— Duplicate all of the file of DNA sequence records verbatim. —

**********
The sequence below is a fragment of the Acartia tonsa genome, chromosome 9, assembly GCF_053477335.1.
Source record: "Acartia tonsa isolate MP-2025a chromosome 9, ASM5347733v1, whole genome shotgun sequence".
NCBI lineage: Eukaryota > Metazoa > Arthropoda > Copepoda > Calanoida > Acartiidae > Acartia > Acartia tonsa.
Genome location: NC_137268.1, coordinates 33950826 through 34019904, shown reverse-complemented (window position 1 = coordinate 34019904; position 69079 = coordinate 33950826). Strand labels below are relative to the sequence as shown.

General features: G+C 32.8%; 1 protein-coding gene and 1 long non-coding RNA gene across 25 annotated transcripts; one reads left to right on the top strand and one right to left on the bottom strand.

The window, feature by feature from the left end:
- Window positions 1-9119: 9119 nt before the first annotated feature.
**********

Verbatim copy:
The sequence below is a fragment of the Acartia tonsa genome, chromosome 9, assembly GCF_053477335.1.
Source record: "Acartia tonsa isolate MP-2025a chromosome 9, ASM5347733v1, whole genome shotgun sequence".
NCBI lineage: Eukaryota > Metazoa > Arthropoda > Copepoda > Calanoida > Acartiidae > Acartia > Acartia tonsa.
Genome location: NC_137268.1, coordinates 33950826 through 34019904, shown reverse-complemented (window position 1 = coordinate 34019904; position 69079 = coordinate 33950826). Strand labels below are relative to the sequence as shown.

General features: G+C 32.8%; 1 protein-coding gene and 1 long non-coding RNA gene across 25 annotated transcripts; one reads left to right on the top strand and one right to left on the bottom strand.

The window, feature by feature from the left end:
- Window positions 1-9119: 9119 nt before the first annotated feature.